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Word from Wormingford

by
28 October 2016

Ronald Blythe waters his flowers, and feels guilt at neglecting his fruit trees

IT SEEMS an odd thing to do in October, but I have just watered the geraniums and roses which grow in tubs on the terrace, the water having been left over from some other task. It arrives at the old farmhouse from a series of springs and catchments. The days are mild, and the horses graze on the hillside in a way that might suggest April.

At matins in the chancel, we sing Philip Doddridge’s “O spread thy covering wings around”, and I think of the, to me, inexplicable crowds being dispersed at Calais.

My wanderings ceased long ago. Now and then, I defend myself from being a stay-at-home. Once, in Australia, my sister and I found a little wooden church where the books were scattered about and the lectern Bible was open at the readings for the saints and martyrs of England. With Sydney now only a day from us, the old homesickness can no longer exist. I remember a governess’s wife in the 19th century sitting on a point where she could see the mail boat from England breaking the far horizon. The longing for letters was profound, almost a sickness.

Meanwhile, coming from matins in the Stour Valley, I observe some teenagers with mobiles clamped to their ears. Soon it will be the feast of Christ the King, and Advent, and I will wish I could be in my stall at St Edmundsbury Cathedral. The cathedral was built to house the pilgrims to St Edmund’s shrine: a place of healing. I think that the long walk often did the healing. People would spring-clean their houses, then walk to Bury, or Canterbury, in Maytime, telling stories, laughing, singing. Chaucer’s masterpiece echoes these eloquent travellers and hopeful seekers after cures.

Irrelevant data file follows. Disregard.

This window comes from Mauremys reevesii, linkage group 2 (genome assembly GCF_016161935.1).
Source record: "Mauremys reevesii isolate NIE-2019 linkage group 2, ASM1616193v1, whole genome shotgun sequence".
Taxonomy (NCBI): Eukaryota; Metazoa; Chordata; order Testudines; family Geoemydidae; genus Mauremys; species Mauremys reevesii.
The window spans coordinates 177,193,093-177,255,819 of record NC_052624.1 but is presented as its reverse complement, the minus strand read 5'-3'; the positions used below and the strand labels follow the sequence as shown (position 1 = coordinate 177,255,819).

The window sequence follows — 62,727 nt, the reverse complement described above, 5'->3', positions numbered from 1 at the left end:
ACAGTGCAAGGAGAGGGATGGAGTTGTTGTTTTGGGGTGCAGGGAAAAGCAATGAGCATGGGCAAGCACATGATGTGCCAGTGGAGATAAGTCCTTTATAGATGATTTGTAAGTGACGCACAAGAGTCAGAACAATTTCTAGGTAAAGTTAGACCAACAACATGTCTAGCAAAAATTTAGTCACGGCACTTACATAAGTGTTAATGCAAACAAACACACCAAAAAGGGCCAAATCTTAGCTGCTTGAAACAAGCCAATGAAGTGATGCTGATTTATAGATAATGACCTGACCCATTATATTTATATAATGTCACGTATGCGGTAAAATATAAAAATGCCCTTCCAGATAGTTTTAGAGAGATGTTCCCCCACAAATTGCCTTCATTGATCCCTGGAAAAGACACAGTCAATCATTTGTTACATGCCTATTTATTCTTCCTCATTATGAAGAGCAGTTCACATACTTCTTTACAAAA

David, the orchard man, has just left. He is the master of apples, of old hedgerow fruit-trees, damsons and crabs. I sometimes forget to visit my huge crab-apple tree and am full of guilt when it carpets the ground with its fruit. The habit of my old trees is to miss a year and then fill a year.

Aunt Agnes had an apple room where keepers and eaters were set out under sheets of the East Anglian Daily Times. The gate to her orchard was padlocked — although who was likely to steal a few in a Suffolk groaning with apples every other year? At the moment, my orchard has just been scythed, all except the butterwort, which is falling on its face.

We are soon to remember Abbess Hilda of Whitby, who ruled a community of both men and women, where there was glorious singing. One of her singers was Caedmon. I once heard of a west-country church choir singing as Thomas Hardy would have listened to it, slow, and entirely male. And from the back of the church. It was a great choir of shepherds and ploughmen, servants and boys, lifting the roof with “Teach me to live, that I may dread The grave as little as my bed.”

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